A woman who lied to police about a drug transaction will spend the next two years behind bars.

Acting U.S. Attorney Jan Sharp announced that Leagsaidh Hargreaves, 25, of Walthill was sentenced Monday in federal court in Omaha for making a false statement to law enforcement officials.

Senior U.S. District Court Judge Joseph Bataillon sentenced Hargreaves to two years’ imprisonment. After completing her term of imprisonment, Hargreaves will be required to serve a three-year term of supervised release. Hargreaves also lost any right or claim to the U.S. currency seized during the investigation.

In June 2019, a cooperating witness bought more than 50 grams of methamphetamine from a co-defendant, Pedro Valdovinos, inside of his South Sioux City residence.

On Aug. 5, 2019, officers executed a federal search warrant on Valdovinos’s residence. During the initial entry, Valdovinos and Hargreaves were located inside the residence in a basement bedroom closet with a handgun by their feet. A search of the residence revealed approximately 140 grams of methamphetamine, more than $35,000 in U.S. currency and three additional handguns found next to the methamphetamine.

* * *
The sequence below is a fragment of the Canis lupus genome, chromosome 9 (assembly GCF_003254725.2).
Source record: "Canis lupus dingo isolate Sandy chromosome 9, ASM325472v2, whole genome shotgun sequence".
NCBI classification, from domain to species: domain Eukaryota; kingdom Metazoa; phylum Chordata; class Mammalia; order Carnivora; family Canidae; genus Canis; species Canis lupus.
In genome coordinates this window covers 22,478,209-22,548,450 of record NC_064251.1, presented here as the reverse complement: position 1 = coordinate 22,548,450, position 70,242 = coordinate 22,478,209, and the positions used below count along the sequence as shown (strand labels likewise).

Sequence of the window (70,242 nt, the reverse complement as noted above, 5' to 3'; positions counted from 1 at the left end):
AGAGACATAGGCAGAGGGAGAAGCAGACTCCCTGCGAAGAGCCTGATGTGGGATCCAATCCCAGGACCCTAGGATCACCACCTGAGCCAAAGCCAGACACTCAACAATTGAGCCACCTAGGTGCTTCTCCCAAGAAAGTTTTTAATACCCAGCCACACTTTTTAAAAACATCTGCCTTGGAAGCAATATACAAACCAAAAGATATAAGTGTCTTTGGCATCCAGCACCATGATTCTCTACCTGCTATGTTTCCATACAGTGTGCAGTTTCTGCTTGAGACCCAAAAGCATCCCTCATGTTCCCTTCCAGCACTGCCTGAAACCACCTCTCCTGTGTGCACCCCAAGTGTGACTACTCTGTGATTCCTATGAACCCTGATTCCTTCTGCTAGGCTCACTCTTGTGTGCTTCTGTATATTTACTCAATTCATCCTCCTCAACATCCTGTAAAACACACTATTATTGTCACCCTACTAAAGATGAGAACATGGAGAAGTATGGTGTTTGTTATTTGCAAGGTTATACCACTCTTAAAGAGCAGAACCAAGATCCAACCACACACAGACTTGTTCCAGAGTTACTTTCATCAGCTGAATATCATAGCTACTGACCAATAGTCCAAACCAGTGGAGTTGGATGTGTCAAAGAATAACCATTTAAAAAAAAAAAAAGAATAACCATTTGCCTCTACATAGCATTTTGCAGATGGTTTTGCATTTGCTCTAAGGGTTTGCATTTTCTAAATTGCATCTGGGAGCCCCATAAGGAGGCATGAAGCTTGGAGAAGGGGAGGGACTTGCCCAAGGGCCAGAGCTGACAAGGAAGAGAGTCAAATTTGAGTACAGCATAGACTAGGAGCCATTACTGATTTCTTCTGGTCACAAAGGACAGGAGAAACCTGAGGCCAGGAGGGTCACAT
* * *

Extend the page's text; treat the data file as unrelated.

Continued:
Valdovinos and Hargreaves were arrested and interviewed, and Valdovinos took full responsibility for the methamphetamine and firearms that were located inside of the residence. Hargreaves denied any knowledge of Valdovinos selling methamphetamine but has since pleaded guilty and admitted to lying to law enforcement officers. Valdovinos was sentenced in March to 138 months’ imprisonment.

This case was investigated by officers of the DEA Sioux City Resident Office.

In other news

MEMPHIS, Tenn. (AP) — Many Americans are relaxing precautions taken during the COVID-19 pandemic and resuming everyday activities, even as some worry that coronavirus-related restrictions were hastily lifted, a new poll shows.

CHICAGO (AP) — Activists widely expected Joe Biden to take swift action against the death penalty as the first sitting president to oppose capital punishment, especially since an unprecedented spate of executions by his predecessor ended just days before Biden took office.